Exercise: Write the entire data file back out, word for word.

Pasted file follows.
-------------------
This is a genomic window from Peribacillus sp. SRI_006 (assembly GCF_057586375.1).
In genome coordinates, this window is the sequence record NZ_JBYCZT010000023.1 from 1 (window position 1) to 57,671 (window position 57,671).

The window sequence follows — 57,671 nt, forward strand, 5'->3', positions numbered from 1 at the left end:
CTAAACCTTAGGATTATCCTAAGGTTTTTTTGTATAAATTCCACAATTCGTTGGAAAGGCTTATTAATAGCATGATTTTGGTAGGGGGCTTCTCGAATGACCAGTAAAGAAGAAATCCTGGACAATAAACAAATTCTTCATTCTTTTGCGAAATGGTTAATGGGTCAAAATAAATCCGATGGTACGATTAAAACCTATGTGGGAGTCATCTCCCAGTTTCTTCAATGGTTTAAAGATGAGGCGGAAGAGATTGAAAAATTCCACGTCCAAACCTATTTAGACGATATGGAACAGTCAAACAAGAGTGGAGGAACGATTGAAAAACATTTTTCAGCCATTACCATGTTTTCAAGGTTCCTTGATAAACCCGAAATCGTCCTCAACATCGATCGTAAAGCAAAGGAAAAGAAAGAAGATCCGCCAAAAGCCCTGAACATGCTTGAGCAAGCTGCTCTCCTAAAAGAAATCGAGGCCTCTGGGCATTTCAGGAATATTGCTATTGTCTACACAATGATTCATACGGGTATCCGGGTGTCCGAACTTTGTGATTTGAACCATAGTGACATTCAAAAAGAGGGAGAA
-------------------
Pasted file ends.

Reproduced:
This is a genomic window from Peribacillus sp. SRI_006 (assembly GCF_057586375.1).
In genome coordinates, this window is the sequence record NZ_JBYCZT010000023.1 from 1 (window position 1) to 57,671 (window position 57,671).

The window sequence follows — 57,671 nt, forward strand, 5'->3', positions numbered from 1 at the left end:
CTAAACCTTAGGATTATCCTAAGGTTTTTTTGTATAAATTCCACAATTCGTTGGAAAGGCTTATTAATAGCATGATTTTGGTAGGGGGCTTCTCGAATGACCAGTAAAGAAGAAATCCTGGACAATAAACAAATTCTTCATTCTTTTGCGAAATGGTTAATGGGTCAAAATAAATCCGATGGTACGATTAAAACCTATGTGGGAGTCATCTCCCAGTTTCTTCAATGGTTTAAAGATGAGGCGGAAGAGATTGAAAAATTCCACGTCCAAACCTATTTAGACGATATGGAACAGTCAAACAAGAGTGGAGGAACGATTGAAAAACATTTTTCAGCCATTACCATGTTTTCAAGGTTCCTTGATAAACCCGAAATCGTCCTCAACATCGATCGTAAAGCAAAGGAAAAGAAAGAAGATCCGCCAAAAGCCCTGAACATGCTTGAGCAAGCTGCTCTCCTAAAAGAAATCGAGGCCTCTGGGCATTTCAGGAATATTGCTATTGTCTACACAATGATTCATACGGGTATCCGGGTGTCCGAACTTTGTGATTTGAACCATAGTGACATTCAAAAAGAGGGAGAA